“I think we have men volunteers just because of dinner,” Saulsbury noted. “We all potluck the food and it’s all homemade.”

One might consider the pies’ piece de resistance the filling, Pridie said.

“We don’t skimp,” she insisted, as she dumped four cups of apples into the tin containing the bottom pie crust.
“We do a little sugar, a little flour, some cinnamon,” added Tapper, who happens to be Schiefen’s older sister.

Most work days conclude about 1:30 p.m. because the shelves in the freezers are full, thanks to 87-year-old Charles Pridie.

“I started volunteering in 1992,” the husband of Betty noted. “Why? Well, I had farmed for 45 years and retired and then worked for 18 years, then retired, so I guess I was looking for something to do. And working with these ladies was a nice plus. Maybe, you could call me a trend setter.”

Mmm … good

Msgr Duchaine felt the project is a good fit for the parish.

“It really brings the people together in pursuit of a common mission, the support of St. Joseph Parish,” he said. “Plus, it’s just good fun for the folks to work and laugh together.”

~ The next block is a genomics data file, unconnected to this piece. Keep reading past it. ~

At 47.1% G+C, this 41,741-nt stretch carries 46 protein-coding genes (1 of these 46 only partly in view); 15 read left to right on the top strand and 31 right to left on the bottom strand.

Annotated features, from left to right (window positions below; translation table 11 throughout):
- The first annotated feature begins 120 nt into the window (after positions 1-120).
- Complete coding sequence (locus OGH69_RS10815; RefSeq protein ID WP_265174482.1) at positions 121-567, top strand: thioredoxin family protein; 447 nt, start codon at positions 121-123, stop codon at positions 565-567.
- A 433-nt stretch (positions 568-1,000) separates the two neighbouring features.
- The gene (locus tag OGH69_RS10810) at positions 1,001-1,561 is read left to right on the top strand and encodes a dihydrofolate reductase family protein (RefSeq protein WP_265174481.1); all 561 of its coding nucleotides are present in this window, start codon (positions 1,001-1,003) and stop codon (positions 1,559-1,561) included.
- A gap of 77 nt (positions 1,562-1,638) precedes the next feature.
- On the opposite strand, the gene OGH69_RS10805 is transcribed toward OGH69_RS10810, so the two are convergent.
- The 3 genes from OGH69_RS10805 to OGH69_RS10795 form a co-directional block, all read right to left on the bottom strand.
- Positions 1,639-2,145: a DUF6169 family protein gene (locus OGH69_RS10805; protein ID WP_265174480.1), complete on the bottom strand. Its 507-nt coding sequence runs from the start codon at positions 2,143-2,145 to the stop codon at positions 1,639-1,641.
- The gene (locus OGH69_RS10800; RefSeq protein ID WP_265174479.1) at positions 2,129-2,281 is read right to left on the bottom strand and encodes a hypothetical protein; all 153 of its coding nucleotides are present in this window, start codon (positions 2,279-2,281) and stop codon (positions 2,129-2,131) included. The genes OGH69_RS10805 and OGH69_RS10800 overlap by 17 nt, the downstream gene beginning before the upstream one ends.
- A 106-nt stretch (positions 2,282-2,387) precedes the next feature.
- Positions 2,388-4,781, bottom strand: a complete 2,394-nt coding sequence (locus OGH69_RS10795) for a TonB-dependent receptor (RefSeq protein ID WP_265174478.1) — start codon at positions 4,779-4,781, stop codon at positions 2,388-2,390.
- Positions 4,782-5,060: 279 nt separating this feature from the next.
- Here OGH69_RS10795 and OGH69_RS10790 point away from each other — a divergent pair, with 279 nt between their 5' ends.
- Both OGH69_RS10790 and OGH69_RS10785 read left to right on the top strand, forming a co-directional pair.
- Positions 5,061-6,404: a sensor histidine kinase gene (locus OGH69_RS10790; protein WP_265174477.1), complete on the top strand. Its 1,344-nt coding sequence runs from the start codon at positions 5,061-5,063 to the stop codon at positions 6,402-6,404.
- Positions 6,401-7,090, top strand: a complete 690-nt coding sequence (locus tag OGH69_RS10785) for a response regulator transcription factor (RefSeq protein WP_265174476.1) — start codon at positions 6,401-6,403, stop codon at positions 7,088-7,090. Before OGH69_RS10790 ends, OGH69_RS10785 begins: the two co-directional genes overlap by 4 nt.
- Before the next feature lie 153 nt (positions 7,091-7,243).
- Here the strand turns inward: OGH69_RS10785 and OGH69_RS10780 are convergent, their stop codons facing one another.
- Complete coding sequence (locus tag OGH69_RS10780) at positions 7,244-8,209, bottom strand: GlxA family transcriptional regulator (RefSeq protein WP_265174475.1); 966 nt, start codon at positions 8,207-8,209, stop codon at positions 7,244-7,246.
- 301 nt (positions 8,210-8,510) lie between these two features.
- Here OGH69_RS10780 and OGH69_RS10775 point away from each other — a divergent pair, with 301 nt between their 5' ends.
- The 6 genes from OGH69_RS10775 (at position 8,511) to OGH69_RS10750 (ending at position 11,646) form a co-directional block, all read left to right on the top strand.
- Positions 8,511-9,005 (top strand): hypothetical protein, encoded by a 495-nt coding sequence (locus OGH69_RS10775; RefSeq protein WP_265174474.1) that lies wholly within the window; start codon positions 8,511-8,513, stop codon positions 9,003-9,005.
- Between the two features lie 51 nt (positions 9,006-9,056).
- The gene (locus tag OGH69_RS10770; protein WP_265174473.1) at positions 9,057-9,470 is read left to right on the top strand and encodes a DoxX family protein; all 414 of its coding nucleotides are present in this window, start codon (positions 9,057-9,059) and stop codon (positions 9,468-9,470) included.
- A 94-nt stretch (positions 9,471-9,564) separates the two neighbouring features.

And just how good are the pies?

“Well, to be honest, I’m not big on pies,” Betty Pridie admitted.

“My mom was a great baker, and I would have stacked any one of her pies against anyone else’s,” Msgr. Duchaine said. “But, in point of fact, Ellendale’s apple pies are the best I have ever had, bar none.”

The pies are sold frozen with instructions on baking that, according to Msgr. Duchaine, “even a man can follow.”

“The only thing I had to learn the hard way is that you have to –I repeat, have to – place the pie on a cookie sheet when it goes into the oven,” he cautioned. “The darn things are so juicy that, if you don’t, you will find your smoke alarm going off due to drippage. Plus, you’ll have to clean your oven afterwards.”

Pies need to be ordered by Sept. 24. Contact Joan Yoerger at (712) 239-3699 or (712) 259-6292 or syoerger@siouxlan.net.